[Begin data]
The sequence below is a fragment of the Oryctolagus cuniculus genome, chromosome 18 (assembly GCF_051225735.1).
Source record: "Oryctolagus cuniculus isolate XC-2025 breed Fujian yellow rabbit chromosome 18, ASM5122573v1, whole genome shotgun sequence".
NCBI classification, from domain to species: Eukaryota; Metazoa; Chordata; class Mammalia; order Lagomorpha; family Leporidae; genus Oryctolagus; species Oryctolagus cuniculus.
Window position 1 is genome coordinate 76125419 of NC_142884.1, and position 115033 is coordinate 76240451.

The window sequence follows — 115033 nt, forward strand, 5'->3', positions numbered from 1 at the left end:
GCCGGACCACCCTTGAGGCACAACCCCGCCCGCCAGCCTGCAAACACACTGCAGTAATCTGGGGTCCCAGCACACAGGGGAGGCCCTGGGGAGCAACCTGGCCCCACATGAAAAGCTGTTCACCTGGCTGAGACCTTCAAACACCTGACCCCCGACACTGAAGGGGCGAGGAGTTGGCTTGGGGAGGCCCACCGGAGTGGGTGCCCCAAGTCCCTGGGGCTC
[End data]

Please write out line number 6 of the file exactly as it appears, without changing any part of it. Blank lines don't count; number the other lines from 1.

GCCGGACCACCCTTGAGGCACAACCCCGCCCGCCAGCCTGCAAACACACTGCAGTAATCTGGGGTCCCAGCACACAGGGGAGGCCCTGGGGAGCAACCTGGCCCCACATGAAAAGCTGTTCACCTGGCTGAGACCTTCAAACACCTGACCCCCGACACTGAAGGGGCGAGGAGTTGGCTTGGGGAGGCCCACCGGAGTGGGTGCCCCAAGTCCCTGGGGCTC